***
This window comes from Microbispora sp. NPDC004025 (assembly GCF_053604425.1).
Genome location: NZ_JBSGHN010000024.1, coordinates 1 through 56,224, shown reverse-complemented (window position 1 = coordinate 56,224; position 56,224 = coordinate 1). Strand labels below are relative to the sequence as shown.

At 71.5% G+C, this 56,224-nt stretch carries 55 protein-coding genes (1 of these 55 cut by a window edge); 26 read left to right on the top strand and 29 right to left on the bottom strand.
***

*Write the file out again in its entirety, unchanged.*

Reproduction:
This window comes from Microbispora sp. NPDC004025 (assembly GCF_053604425.1).
Genome location: NZ_JBSGHN010000024.1, coordinates 1 through 56,224, shown reverse-complemented (window position 1 = coordinate 56,224; position 56,224 = coordinate 1). Strand labels below are relative to the sequence as shown.

At 71.5% G+C, this 56,224-nt stretch carries 55 protein-coding genes (1 of these 55 cut by a window edge); 26 read left to right on the top strand and 29 right to left on the bottom strand.